On Nov. 21, five current and former Asian-American police officers sued their department in Los Angeles county for racial discrimination, the San Gabriel Valley Tribune reported. The officers claim that their colleagues at the San Gabriel Police Department supposedly mocked Asian accents when speaking with them and regularly referred to residents as "f*cking gooks."
The accusing officers supposedly “endured this discrimination and harassment for 21 years,” according to the lawsuit, and were reportedly mocked “on a nearly daily basis." They claim that they were reportedly called racial slurs and that other officers would imitate their speech, saying things like "ching chow." The plaintiffs also accused the officers of supposedly making racist comments about Asian physical features and joking about Asians eating dogs and cats. However, they said they often didn't report the harassment to management for fear of how it would affect their jobs. When two of the plaintiffs did report discriminatory behavior, for example, they were allegedly “retaliated against and denied assignments." Plus, management supposedly often participated in the harassment. The lawsuit alleges,
Plaintiffs have been denied assignments, mentorship, and promotions granted instead to non-Asian officers with less education, law enforcement experience, and training than Plaintiffs. At the same time, Plaintiffs have also faced greater scrutiny and harsher discipline than non-Asian officers.
When reached for comment, the San Gabriel police department directed Bustle to the city manager's office, which didn't immediately respond.
These allegations surprised many of the city's officials, considering the population of San Gabriel is 60 percent Asian-American, according to the U.S. Census. “We take these allegations very seriously, but were quite surprised by this lawsuit,” the city's public information officer, Jonathan Fu, said in a statement. However, while San Gabriel is diverse, there are only seven officers of Asian descent among the police department's 50 full-time employees, according to HuffPost. “The department has sworn to protect and serve everyone in our community in a professional manner," Fu said. "We take that commitment very seriously, and those who deviate from it will be addressed accordingly.”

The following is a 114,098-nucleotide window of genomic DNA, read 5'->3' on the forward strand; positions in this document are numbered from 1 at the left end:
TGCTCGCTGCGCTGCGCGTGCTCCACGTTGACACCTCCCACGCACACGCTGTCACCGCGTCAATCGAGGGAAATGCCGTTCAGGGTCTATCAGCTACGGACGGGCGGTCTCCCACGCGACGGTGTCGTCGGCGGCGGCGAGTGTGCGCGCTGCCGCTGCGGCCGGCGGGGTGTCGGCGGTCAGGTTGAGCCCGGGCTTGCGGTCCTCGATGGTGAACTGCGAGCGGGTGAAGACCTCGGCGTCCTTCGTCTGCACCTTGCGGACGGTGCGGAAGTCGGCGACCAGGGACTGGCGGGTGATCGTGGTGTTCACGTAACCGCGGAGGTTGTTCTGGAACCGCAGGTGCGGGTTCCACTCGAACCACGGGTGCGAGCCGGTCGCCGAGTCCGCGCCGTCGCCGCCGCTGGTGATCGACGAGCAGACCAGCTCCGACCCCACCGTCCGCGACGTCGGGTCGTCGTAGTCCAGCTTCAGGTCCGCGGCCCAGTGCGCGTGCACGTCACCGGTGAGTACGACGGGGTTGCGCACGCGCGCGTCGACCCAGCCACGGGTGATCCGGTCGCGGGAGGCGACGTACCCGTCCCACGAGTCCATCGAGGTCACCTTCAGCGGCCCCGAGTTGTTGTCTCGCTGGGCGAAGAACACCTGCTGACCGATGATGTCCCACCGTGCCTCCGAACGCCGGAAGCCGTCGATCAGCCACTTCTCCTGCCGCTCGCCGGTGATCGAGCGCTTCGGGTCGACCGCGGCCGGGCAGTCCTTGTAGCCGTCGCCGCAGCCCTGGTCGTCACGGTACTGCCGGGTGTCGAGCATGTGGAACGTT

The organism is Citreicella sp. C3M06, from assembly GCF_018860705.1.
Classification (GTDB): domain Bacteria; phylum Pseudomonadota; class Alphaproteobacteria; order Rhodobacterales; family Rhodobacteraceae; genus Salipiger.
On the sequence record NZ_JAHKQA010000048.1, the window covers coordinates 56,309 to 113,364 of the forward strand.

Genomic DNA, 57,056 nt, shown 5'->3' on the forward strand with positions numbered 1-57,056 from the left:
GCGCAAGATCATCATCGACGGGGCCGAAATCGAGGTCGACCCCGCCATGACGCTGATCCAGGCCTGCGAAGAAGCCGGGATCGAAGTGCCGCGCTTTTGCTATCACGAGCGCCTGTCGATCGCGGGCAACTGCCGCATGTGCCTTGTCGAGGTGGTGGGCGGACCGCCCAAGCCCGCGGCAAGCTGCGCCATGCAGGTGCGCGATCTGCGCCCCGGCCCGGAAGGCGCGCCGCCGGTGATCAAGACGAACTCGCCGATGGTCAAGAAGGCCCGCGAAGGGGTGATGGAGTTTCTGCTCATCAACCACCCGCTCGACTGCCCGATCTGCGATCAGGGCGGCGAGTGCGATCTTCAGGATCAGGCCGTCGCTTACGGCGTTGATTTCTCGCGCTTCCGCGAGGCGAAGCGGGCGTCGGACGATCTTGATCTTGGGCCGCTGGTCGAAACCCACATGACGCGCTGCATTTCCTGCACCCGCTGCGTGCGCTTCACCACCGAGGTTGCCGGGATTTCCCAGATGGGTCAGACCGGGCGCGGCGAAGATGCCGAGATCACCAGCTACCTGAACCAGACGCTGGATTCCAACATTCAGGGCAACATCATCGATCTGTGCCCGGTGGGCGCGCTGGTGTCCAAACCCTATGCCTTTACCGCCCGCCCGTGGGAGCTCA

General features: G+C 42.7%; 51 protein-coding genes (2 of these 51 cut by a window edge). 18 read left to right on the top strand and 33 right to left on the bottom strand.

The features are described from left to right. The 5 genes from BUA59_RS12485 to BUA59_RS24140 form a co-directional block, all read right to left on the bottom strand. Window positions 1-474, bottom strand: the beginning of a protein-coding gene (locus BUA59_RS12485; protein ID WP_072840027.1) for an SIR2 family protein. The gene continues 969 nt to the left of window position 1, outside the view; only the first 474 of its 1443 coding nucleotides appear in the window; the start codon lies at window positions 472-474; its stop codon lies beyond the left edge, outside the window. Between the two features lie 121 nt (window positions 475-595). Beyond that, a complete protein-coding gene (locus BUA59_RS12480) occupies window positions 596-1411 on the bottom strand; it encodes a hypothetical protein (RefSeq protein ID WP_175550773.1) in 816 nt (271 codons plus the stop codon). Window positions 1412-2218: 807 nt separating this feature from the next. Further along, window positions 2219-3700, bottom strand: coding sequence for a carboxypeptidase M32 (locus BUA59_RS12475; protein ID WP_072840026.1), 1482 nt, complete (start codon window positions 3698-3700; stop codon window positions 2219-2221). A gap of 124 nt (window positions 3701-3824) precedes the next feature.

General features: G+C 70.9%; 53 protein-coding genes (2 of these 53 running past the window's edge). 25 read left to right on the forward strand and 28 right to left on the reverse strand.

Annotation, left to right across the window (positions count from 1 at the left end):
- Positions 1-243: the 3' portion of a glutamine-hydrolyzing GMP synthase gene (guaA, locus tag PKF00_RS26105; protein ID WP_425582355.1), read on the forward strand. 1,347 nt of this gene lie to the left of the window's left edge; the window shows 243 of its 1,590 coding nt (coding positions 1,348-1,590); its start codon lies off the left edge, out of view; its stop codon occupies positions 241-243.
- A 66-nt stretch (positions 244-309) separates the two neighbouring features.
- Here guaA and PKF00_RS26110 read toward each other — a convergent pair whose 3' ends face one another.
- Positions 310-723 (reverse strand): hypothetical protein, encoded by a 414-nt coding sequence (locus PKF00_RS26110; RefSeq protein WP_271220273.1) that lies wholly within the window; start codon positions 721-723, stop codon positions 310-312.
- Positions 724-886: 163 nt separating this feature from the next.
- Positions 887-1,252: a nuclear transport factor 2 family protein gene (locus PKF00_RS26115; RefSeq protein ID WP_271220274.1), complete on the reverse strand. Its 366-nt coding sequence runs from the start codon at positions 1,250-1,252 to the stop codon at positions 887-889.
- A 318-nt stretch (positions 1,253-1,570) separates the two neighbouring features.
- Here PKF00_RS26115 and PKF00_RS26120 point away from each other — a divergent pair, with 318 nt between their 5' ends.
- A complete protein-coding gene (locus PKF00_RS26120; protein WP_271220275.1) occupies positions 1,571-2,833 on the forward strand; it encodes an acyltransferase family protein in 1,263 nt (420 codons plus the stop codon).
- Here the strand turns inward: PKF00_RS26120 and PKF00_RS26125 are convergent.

Despite more than 55 percent of the entire Asian-American population residing in California, these incidents of discrimination are not uncommon in the state, according to Nicole Gon Ochi, supervising attorney of impact litigation at the Los Angeles branch of Asian Americans Advancing Justice. She named other examples in an email to HuffPost, including a 2012 case in which Filipino nurses sued the city of Delano after they were supposedly mocked for their accents and told to speak English. Ochi believes this type of behavior is not only in spite of the growing Asian population, but because of it.
“We have seen the white political establishment (which includes power in major institutions like the police department and the fire department) push back against the growing Asian majority in San Gabriel and similar cities,” she told the HuffPost. “I think Asians are targeted because they are perceived as a threat given the rapid demographic shifts and their economic influence in the area.”
“Because SGPD management engages in this harassing and demeaning behavior, SGPD officers learn, from the time they start as new trainee officers, that degrading people of Asian descent, including plaintiffs and city residents, is a practice condoned, if not encouraged, by SGPD,” the officers' attorneys claimed in their complaint.
There are other contributing factors in the alleged treatment of these officers and the rise in hate crimes against Asian-Americans in general. For one, they are the most tokenized group in television, according to a recent study entitled “Tokens on the Small Screen.” Negative racial stereotypes ascribed to Asian characters include "forever foreigner" and "emasculated men." Ochi believes these kinds of tropes “definitely” contributed to the San Gabriel officers' alleged harassment. “It cuts both ways in this particular context,” she said to the HuffPost. “If these officers are penalized because they are viewed as passive, that validates the view that the police, as an institution, are violent and value violence.”